June 3, 2013

Florence has been on my mind. As the Art Gallery of Ontario’s Revealing the Early Renaissance: Stories and Secrets in Florentine Art draws to a close (June 16), I’ve enjoyed revisiting my days living in this great Tuscan city and its profound influences. Last week, I presented a repeat performance of my illustrated talk on art and cinema. During this presentation I delve into artists who are influenced by cinema. I reminisce about a special place in downtown Firenze called the Apollo Theatre (pictured at night and with Google Streetview). This abandoned film theatre was located next door to the Ontario College of Art studios in downtown at the corner of Via Nazionale and Via Fiume. Through a roof-latch, we’d sneak into the derelict film house. We’d feel the rush and exhilaration of urban explorers–and we had the place to ourselves! The theatre was a sacred palace dedicated to the art of cinema. The projection room still had old 35mm projectors (pictured) and metal canisters of vintage films. This fifty-year-old celluloid became the inspiration for many drawings years after their discovery.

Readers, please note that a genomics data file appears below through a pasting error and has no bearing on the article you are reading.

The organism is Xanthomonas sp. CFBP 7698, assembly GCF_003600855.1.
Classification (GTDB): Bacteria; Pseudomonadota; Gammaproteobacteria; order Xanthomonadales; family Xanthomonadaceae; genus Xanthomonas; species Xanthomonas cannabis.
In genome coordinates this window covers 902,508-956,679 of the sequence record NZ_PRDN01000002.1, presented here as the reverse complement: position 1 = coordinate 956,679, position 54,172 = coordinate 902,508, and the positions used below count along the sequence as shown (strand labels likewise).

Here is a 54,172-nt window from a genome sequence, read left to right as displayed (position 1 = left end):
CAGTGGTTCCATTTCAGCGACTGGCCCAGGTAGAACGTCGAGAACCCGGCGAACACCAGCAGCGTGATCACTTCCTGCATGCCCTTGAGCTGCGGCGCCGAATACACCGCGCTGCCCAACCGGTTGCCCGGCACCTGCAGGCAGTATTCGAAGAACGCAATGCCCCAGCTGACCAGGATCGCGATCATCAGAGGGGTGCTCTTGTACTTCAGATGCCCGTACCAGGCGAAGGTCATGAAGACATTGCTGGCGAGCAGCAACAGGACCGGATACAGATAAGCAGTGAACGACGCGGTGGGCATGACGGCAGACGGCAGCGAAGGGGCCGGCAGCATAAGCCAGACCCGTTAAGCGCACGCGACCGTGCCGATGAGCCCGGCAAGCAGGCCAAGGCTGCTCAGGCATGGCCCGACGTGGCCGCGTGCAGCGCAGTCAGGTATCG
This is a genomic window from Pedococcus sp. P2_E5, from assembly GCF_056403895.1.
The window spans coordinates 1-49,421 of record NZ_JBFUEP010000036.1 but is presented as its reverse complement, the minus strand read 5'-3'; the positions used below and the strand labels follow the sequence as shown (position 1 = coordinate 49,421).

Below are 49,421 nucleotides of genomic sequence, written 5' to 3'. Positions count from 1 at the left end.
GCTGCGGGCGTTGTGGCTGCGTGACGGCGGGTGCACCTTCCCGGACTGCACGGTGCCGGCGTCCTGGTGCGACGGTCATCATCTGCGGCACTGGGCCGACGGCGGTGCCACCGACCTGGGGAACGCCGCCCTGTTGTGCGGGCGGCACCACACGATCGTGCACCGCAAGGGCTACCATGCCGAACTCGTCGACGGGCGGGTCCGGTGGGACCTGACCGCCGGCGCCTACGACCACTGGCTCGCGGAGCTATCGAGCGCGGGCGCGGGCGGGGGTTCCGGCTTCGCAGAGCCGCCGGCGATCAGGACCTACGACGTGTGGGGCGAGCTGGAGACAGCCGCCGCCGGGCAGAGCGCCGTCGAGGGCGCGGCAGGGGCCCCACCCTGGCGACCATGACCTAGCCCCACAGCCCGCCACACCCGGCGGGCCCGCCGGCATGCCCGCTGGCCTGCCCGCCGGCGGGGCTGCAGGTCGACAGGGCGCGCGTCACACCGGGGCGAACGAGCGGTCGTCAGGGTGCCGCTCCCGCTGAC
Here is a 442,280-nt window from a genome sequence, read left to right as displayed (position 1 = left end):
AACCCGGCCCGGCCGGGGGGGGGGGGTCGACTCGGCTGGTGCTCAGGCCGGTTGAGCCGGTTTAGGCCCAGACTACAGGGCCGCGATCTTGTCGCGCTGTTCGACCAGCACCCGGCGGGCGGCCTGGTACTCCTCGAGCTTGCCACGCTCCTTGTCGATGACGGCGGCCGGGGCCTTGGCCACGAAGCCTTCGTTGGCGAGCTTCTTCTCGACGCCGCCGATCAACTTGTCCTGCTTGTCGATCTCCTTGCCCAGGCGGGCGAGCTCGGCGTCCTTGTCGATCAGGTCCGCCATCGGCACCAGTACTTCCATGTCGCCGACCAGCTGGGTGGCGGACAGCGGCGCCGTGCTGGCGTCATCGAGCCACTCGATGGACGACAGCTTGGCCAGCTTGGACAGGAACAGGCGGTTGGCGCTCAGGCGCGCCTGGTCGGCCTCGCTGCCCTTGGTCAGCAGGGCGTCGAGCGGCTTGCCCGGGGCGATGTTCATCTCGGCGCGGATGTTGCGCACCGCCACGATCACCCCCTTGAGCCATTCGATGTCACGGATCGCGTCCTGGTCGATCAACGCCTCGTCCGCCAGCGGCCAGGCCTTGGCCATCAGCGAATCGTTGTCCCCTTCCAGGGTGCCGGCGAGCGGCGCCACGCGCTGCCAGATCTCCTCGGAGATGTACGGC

Boarded Apollo Theatre

Boarded Apollo Theatre

Apollo at Night

It comes as a surprise to many that these mid-century artefacts were simply abandoned, let alone the shell of this majestic building built during the 1930s. I try to put it in the perspective of Florentine eyes; after all this is the centre of the Renaissance with a thousand year old cultural legacy. Quattrocentro masterpieces adorn the city’s every turn. For locals, the Apollo and all its contents are probably seen as disposable mass-culture of the twentieth century. For me, the Apollo was a rich repository of contents and stories that continue to inspire my art and life.

Apollo Projection Booth

Apollo Projection Booth

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